There are two ways you can do this. One is to change the usual problems that you have. I remember years ago in a relationship of mine, my partner always complained that she felt responsible for doing everything about the house noticing the repairs and doing them, calling the plumber, and calling the dentist for the kids I was okay with that because, I just dont attend to that stuff. But one day I thought to myself, Im so tired of hearing that complaint. Im going to go around the house and list everything I can see. Im really going to pay attention because I usually dont notice these things and Im going to get about five things done. Ill tell you, we didnt have that argument for a year after that because Id blown my stereotype! So, heres the question: What does your partner usually complain about that bothers him/her about what you do again and again? This is just one way of changing up the relationship. There are three ways, or areas, which you can change. Change the viewing (and that, I think, connects to mindfulness). If you notice something new about your partner, it increases the satisfaction your satisfaction and your partners satisfaction. Wow, I never noticed that your hair goes like this Change how youre used to seeing someone. Thats a different blouse youre wearing today. Or, Thats interesting. Or, You got up at a different time. Just view any change that they have made really notice it rather than thinking, Oh, thats my partner, I know what they do, I know how they are. Its all about changing the viewing, changing the doing, and changing the context. Dr. Doidge talks about going on vacation but there are many ways of changing the context. You could rearrange the furniture in your house and that might change your interactions because youve been used to sitting in certain places now, all of a sudden, this changes things. Small changes just increase the interest and make a difference in the relationship so you dont fall into those ruts. Joan Borysenko: Dr. Doidge makes such an interesting point here about the need to continue to trigger high levels of dopamine because that gives us pleasure, keeps the relationship alive. Ill give you a personal example: I am not a cowboy boot kind of girl, but my husband loves cowboy boots and country dancing. So now, I have three pairs of cowboy boots. I know how to do the two-step and we go out from time to time for country dancing. That means I have an interest in something he has, but its still a novel thing we do together. The question I would ask, first of all, is this: What are your partners hobbies? Is there something that, if you just give yourself over to it and try, that you could love and join him/her in doing? The second suggestion would be this: Is there a hobby that, in fact, the two of you can take up together? That can add a tremendous amount of novelty and excitement to life. Also, it just takes you outside the bounds of your normal context.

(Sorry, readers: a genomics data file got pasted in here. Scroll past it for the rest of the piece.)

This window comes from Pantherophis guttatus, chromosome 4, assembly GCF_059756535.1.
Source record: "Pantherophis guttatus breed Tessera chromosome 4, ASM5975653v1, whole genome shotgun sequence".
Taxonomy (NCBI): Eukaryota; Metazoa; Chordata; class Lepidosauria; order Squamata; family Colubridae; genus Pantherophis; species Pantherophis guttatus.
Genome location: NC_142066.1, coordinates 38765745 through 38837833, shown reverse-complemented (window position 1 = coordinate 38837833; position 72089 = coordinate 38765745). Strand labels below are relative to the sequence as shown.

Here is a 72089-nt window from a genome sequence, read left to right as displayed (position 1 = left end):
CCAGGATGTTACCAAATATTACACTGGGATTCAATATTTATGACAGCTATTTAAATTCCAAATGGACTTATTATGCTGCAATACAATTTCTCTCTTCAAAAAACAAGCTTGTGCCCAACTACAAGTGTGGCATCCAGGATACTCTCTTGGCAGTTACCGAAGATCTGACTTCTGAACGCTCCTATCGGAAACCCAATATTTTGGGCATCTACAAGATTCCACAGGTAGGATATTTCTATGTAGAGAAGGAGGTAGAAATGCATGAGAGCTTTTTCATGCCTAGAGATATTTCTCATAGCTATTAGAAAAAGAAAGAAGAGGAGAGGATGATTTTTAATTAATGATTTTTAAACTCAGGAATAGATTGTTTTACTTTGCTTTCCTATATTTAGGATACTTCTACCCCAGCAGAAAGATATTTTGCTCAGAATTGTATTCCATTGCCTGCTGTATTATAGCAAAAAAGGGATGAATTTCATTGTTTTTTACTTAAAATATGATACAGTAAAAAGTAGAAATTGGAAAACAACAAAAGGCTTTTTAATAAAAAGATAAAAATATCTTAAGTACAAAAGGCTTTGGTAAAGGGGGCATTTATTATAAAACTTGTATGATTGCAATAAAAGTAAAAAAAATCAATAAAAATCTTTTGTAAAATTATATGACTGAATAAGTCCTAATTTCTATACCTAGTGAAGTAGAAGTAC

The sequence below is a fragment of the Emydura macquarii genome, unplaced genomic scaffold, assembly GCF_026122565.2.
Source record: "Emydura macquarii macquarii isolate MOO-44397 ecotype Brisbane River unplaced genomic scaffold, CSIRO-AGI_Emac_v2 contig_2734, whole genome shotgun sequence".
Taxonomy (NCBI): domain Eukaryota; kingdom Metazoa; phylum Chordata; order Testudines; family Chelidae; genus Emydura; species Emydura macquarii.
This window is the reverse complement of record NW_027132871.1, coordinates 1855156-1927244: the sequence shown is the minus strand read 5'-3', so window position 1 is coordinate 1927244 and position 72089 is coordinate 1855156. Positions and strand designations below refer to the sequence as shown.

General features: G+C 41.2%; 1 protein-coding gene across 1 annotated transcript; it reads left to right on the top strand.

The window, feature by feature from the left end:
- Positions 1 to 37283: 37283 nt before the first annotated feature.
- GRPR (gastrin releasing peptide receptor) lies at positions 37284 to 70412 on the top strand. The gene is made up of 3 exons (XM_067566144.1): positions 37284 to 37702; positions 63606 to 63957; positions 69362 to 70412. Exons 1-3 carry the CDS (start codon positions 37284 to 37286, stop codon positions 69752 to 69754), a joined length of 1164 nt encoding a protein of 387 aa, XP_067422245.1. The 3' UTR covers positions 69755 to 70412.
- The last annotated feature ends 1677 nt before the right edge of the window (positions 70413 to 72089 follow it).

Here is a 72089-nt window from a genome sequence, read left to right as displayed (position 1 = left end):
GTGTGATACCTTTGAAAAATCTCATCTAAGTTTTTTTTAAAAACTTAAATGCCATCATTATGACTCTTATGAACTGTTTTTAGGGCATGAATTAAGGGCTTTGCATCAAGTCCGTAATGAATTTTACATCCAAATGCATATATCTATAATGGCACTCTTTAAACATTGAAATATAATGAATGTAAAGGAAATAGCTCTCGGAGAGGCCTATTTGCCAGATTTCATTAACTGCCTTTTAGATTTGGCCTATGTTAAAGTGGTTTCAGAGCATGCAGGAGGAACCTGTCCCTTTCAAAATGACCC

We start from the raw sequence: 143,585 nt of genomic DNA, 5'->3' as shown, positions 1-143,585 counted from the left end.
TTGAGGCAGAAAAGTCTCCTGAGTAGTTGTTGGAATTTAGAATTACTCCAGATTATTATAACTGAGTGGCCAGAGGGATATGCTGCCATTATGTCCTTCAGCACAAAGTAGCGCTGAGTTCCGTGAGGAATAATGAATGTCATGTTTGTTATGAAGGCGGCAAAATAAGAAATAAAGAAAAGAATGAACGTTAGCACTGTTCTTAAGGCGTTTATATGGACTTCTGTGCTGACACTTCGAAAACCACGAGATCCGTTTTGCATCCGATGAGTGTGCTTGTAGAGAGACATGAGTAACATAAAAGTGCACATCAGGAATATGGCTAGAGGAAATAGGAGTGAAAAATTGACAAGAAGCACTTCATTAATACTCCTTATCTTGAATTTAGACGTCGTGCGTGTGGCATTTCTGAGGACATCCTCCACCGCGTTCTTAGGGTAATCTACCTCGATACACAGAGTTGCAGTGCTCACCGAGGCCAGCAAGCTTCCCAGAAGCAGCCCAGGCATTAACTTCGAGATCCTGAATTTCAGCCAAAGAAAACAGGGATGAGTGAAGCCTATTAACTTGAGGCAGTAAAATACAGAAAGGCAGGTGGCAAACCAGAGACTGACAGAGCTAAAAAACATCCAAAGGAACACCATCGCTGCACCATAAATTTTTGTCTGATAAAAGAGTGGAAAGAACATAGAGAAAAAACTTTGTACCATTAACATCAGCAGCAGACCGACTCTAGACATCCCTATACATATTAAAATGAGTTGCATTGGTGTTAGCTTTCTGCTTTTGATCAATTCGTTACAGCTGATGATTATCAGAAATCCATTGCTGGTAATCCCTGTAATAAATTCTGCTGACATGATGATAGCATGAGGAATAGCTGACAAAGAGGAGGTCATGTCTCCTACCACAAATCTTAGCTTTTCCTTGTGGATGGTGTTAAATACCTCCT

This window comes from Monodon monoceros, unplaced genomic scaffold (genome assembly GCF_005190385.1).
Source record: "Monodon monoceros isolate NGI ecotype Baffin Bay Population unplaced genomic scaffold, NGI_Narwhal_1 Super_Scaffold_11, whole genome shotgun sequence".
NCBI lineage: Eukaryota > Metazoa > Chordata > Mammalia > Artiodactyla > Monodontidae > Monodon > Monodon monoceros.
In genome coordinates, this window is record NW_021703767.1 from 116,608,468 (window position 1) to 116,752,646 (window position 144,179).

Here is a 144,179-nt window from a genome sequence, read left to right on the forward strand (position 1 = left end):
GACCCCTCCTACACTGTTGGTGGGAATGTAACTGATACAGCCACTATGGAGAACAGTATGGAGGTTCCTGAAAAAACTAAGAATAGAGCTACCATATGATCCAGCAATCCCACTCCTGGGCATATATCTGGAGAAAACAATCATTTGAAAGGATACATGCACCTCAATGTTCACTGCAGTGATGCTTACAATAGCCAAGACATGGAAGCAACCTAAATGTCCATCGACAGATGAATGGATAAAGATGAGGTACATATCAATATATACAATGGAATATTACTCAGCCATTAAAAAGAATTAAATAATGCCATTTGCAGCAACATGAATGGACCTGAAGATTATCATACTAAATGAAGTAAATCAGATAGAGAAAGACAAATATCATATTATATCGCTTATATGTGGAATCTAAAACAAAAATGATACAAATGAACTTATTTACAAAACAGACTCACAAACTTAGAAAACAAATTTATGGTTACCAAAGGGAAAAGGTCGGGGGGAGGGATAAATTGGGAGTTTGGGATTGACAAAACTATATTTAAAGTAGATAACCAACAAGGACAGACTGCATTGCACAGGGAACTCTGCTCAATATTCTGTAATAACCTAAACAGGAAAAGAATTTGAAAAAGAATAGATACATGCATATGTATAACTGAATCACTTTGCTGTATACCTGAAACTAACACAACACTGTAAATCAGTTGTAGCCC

The National Institute for the Clinical Application of Behavioral Medicine www.nicabm.com

How Love Rewires the Brain (and Other Romantic Secrets of Brain Chemistry)

About The Speakers:


Norman Doidge, M.D., FRCPC, MACPsa, is a psychiatrist, psychoanalyst, researcher, and New York Times and international bestselling author, on the subject of neuroplasticity. He is on the Research Faculty at the Columbia University Department of Psychiatry, Center for Psychoanalytic Training and Research, in New York, and the University of Torontos Department of Psychiatry. Dr. Doidge is author of The Brain that Changes Itself. The book has been a #1 bestseller in Canada and in Australia, and is a New York Times Bestseller, on the extended list for over 12 months. It is available in over 90 countries, and is also a documentary film by the same name. He recently hosted the 25-hour TVO television series, Mysteries of The Mind.

Joan Z. Borysenko, PhD, has been described as a respected scientist, gifted therapist, and unabashed mystic. Trained at Harvard Medical School, she was an instructor in medicine until 1988. Currently the President of Mind/Body Health Sciences, Inc., she is an internationally known speaker and consultant in womens health and spirituality, integrative medicine, and the mind/body connection. Joan also has a regular 2 to 3 page column she writes in Prevention every month. She is the author of nine books, including New York Times bestsellers.

Bill O'Hanlon, MS, LMFT, is a dynamic, inspirational speaker and prolific author (35 books so far) who helps motivate people and organizations to determine what they are meant to be doing and to remove the barriers to succeeding at those goals. Originally trained as a psychotherapist, Bill has become known for his collaborative and respectful approach, irreverent humor, storytelling, clear and accessible presentation style, and his infectious enthusiasm for whatever he is doing. He teaches seminars, leads trainings, writes books, coaches people, and offers websites, podcasts, blogs, web-based courses, teleclasses, and audio and video programs.

The National Institute for the Clinical Application of Behavioral Medicine www.nicabm.com